Overall, the authors point out limitations to the study, including small size and lack of some other detailed metrics, however, they also suggest that the prospective accumulation of histories and regular outpatient surveillance reduced selection and recall bias. Larger longitudinal prospective studies on football (soccer) players are needed to understand the scope of CTE pathology and traumatic encephalopathy syndrome in this patient population. We are hopeful that novel biomarkers (CSF, PET imaging, etc) will soon assist with diagnosis and also provide much-needed insight into how pathology/biomarkers may correlate with clinical symptoms. 

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Paper Citations

  1. . Repetitive Head Impacts and Chronic Traumatic Encephalopathy. Neurosurg Clin N Am. 2016 Oct;27(4):529-35. PubMed.
  2. . The neuropathology of sport. Acta Neuropathol. 2014 Jan;127(1):29-51. Epub 2013 Dec 24 PubMed.
  3. . Late-stage CTE pathology in a retired soccer player with dementia. Neurology. 2014 Dec 9;83(24):2307-9. Epub 2014 Nov 5 PubMed.
  4. . Chronic Traumatic Encephalopathy Presenting as Alzheimer's Disease in a Retired Soccer Player. J Alzheimers Dis. 2016 Jul 29;54(1):169-74. PubMed.
  5. . Chronic traumatic encephalopathy pathology in a neurodegenerative disorders brain bank. Acta Neuropathol. 2015 Dec;130(6):877-89. Epub 2015 Oct 30 PubMed.
  6. . The first NINDS/NIBIB consensus meeting to define neuropathological criteria for the diagnosis of chronic traumatic encephalopathy. Acta Neuropathol. 2016 Jan;131(1):75-86. Epub 2015 Dec 14 PubMed.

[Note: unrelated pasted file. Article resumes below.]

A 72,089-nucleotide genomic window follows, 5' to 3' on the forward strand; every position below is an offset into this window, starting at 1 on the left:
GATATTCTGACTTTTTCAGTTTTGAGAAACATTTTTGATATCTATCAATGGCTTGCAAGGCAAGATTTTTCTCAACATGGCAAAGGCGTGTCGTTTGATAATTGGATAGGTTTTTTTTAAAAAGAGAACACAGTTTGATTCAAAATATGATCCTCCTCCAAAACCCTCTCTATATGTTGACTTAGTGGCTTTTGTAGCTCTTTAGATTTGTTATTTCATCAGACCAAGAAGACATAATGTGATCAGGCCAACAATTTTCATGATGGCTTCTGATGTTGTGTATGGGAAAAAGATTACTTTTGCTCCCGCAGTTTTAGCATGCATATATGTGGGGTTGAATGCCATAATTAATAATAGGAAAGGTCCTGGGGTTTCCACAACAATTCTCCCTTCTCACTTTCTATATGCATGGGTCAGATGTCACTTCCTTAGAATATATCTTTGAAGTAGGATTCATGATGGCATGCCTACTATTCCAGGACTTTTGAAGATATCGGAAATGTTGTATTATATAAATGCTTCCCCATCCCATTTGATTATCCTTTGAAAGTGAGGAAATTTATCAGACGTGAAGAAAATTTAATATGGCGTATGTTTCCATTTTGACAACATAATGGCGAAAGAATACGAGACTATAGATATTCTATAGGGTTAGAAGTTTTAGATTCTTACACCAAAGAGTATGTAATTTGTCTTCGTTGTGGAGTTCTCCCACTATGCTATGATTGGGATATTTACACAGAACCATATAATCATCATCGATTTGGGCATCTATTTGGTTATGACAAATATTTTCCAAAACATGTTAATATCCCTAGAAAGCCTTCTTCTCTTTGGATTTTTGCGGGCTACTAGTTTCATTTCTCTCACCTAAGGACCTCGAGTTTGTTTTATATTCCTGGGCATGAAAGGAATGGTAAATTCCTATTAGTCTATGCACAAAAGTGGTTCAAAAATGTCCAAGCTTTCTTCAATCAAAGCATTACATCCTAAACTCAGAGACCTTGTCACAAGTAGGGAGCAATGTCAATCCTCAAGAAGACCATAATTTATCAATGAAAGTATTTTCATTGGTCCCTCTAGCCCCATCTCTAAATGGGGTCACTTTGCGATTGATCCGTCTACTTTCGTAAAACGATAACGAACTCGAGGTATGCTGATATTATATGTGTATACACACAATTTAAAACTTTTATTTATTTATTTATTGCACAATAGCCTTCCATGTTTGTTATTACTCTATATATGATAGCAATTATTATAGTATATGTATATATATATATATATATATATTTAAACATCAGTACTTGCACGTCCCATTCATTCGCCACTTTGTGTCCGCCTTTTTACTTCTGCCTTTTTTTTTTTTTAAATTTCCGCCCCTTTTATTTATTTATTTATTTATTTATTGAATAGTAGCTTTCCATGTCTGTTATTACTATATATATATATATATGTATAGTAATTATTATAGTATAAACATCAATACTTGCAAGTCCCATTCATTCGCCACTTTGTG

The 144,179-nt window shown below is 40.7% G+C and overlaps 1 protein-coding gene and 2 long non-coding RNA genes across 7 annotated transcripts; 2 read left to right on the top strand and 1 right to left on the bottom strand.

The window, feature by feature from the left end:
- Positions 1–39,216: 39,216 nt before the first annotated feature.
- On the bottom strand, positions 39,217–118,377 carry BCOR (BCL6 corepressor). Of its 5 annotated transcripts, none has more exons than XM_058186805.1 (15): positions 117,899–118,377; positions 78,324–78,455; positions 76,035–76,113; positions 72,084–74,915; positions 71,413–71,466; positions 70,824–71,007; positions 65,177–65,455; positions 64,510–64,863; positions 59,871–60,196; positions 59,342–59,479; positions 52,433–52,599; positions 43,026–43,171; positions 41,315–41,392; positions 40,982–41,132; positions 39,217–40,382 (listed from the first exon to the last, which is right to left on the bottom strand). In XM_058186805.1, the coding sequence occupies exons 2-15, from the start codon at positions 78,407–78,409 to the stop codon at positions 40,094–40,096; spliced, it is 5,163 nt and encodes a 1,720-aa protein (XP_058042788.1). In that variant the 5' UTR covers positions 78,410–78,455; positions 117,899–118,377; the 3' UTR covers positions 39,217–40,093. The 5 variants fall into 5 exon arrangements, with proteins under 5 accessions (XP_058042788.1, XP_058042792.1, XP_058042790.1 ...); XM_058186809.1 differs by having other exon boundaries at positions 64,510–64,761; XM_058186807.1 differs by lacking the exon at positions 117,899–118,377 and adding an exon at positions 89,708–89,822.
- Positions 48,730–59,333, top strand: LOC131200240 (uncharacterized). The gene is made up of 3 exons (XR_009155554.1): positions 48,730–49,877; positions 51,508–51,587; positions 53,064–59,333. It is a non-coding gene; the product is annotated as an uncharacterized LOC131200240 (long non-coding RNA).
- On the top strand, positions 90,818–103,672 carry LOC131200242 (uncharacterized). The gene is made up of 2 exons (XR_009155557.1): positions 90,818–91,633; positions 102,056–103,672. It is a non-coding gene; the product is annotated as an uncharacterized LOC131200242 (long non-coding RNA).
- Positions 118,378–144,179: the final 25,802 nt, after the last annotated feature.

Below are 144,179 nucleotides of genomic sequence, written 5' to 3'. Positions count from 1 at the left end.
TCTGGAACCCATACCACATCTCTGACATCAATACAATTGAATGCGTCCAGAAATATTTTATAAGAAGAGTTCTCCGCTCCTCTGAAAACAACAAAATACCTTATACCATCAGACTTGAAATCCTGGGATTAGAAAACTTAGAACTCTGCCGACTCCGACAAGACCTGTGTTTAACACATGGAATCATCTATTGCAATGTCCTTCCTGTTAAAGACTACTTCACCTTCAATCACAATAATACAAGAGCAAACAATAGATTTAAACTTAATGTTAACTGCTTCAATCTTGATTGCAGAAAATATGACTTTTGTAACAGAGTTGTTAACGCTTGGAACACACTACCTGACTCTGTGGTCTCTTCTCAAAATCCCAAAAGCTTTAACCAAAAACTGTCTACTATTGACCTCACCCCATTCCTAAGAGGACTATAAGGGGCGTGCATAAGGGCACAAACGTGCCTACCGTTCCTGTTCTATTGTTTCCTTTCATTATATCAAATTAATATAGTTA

7. . Concussion in Chronic Traumatic Encephalopathy. Curr Pain Headache Rep. 2015 Oct;19(10):47. PubMed.

External Citations

  1. U.S. Youth Soccer ban

Further Reading


  1. . Systematic review of clinical studies examining biomarkers of brain injury in athletes after sports-related concussion. J Neurotrauma. 2015 May 15;32(10):661-73. Epub 2015 Jan 23 PubMed.
  2. . Antemortem biomarker support for a diagnosis of clinically probable chronic traumatic encephalopathy. Mol Psychiatry. 2017 Jan 10; PubMed.
  3. . Tau prions from Alzheimer's disease and chronic traumatic encephalopathy patients propagate in cultured cells. Proc Natl Acad Sci U S A. 2016 Dec 13;113(50):E8187-E8196. Epub 2016 Nov 28 PubMed.
  4. . Soccer heading is associated with white matter microstructural and cognitive abnormalities. Radiology. 2013 Sep;268(3):850-7. Epub 2013 Jun 11 PubMed.
  5. . Evidence for Acute Electrophysiological and Cognitive Changes Following Routine Soccer Heading. EBioMedicine. 2016 Nov;13:66-71. Epub 2016 Oct 23 PubMed.
  6. . Heading for trouble: is dementia a game changer for football?. BJSM Blog, 15 Feb 2017

Primary Papers

  1. . Mixed pathologies including chronic traumatic encephalopathy account for dementia in retired association football (soccer) players. Acta Neuropathol. 2017 Mar;133(3):337-352. Epub 2017 Feb 15 PubMed.
  2. . Symptoms from repeated intentional and unintentional head impact in soccer players. Neurology. 2017 Feb 1; PubMed.